8. I’ve always thought they needed to do a Godzilla vs. Cthulhu movie.

  9. In the Mouth of Madness is a personal favorite of mine; it was one of the first DVDs I ever bought, along with The Matrix and The Crow. This movie, along with the works of author William Browning Spencer (in particular his novel Resume With Monsters), was my first introduction to Lovecraftian ideas; I then read The Rats in the Walls, which was in an anthology for a class I was taking, and I’ve been a fan ever since.

  10. I can’t believe you still haven’t done Point Break yet – it seems like the kind of film this podcast was made for. I totally skipped the Lovecraft stuff (I’m British so don’t have the same, built-in appreciation for his work), so I’m hoping for something to draw me back in.

    Come on Gooberzilla, Point Break…it’ll be gnarly, or something.

    Anyway, keep it up and whanot, cos you’re doing a good job.

    P.S. Your website doesn’t display very well on a 4:3 screen. You should tell your web design dude to switch to a fixed width layout.

  11. Unfortunately, Simon Pegg has ruined Point Break by feeding it to a generation of hipsters that only appreciate its greatness as a punchline, not as the Greatest Movie EVER. I plan to do it at some point, but I’d rather let the furor die down a bit, lest I AGAIN be accused by my cohost of being a hipster. Would you settle, perhaps, for Navy Seals?

    I don’t have a web design dude, so if the layout looks terrible, I have no one to blame but myself. Any helpful suggestions would be greatly appreciated.

  12. I can’t wait for the sequel to that Swayze classic, Point Break 2: Break Point

  13. My first encounter with this movie was before it was even released when I saw a TV special feature about movie special effects which had a segment on ITMOM.

    They showed all the rubbery monsters, their names and how they were put together which really made me want to see it, but I never got around to it. I think they called the 30 puppeteer one “Monster Mass” and there was one called “Meatball Eater” because of the structure of its mouth.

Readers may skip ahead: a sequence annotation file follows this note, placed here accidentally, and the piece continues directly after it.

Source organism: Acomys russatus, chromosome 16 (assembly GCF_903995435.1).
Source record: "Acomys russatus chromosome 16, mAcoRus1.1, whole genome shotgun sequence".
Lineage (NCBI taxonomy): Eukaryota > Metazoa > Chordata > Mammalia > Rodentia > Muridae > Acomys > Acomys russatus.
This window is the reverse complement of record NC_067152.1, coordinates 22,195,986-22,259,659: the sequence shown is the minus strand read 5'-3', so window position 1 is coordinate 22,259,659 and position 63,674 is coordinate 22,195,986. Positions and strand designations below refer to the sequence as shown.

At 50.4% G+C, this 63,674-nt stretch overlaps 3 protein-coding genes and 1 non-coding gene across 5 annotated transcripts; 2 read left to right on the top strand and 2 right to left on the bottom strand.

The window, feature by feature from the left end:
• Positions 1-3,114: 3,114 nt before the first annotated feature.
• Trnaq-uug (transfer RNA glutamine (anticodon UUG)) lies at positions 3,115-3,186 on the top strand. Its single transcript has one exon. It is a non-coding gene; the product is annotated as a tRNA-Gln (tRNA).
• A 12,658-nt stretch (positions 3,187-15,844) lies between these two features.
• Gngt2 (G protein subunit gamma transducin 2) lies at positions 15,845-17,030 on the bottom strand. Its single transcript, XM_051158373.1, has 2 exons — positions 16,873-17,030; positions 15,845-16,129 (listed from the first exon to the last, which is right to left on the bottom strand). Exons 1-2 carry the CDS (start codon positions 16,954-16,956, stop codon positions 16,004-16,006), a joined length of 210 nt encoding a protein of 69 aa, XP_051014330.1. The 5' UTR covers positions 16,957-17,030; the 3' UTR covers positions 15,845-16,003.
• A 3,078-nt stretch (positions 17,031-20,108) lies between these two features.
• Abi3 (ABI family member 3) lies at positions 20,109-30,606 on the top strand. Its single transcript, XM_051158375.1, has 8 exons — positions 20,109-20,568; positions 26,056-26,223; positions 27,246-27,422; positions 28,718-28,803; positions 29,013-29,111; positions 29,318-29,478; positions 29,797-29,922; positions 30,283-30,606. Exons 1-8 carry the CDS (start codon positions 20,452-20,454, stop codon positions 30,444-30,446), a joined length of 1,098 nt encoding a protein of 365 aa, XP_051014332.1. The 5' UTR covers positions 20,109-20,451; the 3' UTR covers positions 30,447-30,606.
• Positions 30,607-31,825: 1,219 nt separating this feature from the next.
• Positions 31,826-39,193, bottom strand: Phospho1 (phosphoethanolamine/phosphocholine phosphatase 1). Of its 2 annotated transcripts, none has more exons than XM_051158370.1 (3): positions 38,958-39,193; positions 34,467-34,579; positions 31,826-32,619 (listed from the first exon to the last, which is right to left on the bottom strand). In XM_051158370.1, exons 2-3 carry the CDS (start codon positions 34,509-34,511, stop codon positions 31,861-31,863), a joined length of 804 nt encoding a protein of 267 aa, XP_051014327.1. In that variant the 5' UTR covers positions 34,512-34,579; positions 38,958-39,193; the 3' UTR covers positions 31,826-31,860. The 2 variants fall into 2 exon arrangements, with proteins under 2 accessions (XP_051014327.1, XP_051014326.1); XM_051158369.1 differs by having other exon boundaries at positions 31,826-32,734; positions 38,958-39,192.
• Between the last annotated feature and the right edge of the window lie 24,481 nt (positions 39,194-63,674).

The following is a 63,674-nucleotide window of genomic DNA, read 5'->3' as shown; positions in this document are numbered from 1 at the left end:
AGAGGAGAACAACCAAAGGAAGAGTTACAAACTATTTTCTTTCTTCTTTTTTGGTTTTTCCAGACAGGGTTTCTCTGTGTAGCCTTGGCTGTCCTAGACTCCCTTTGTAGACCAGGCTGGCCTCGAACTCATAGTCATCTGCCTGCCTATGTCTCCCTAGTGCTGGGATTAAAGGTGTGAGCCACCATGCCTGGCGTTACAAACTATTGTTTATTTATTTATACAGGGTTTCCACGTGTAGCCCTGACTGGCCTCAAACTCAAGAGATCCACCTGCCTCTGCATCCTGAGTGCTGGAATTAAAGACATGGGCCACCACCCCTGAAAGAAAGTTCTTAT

Your review really makes me want to finally watch it and maybe even finally read some Lovecraft, but the former is far more likely to happen.

  14. The big problem with Carpenter is that he wears his influences both lovingly and defiantly on his sleeve. Quentin Tarantino has the same problem but there is a difference. Tarantino bludgeons you with his influences so he can either a) fill in gaps that occur due to his lack of talent when creating his narratives or b) throws so many of them into his creations that he might as well have both a Reference and a Resources section in the ending credits just to show how cool he is for including them.

    John Carpenter truly loves his influences to the point that they get in the way of his own vision. Even to the point that these influences overwhelm and suffocate whatever story he is trying to tell.

    When Carpenter can walk that fine line between influences and inspiration its magic (The Thing is arguably his finest work) otherwise you encounter the problem with a lot of his movies; something that could have been great but turned out to be merely good.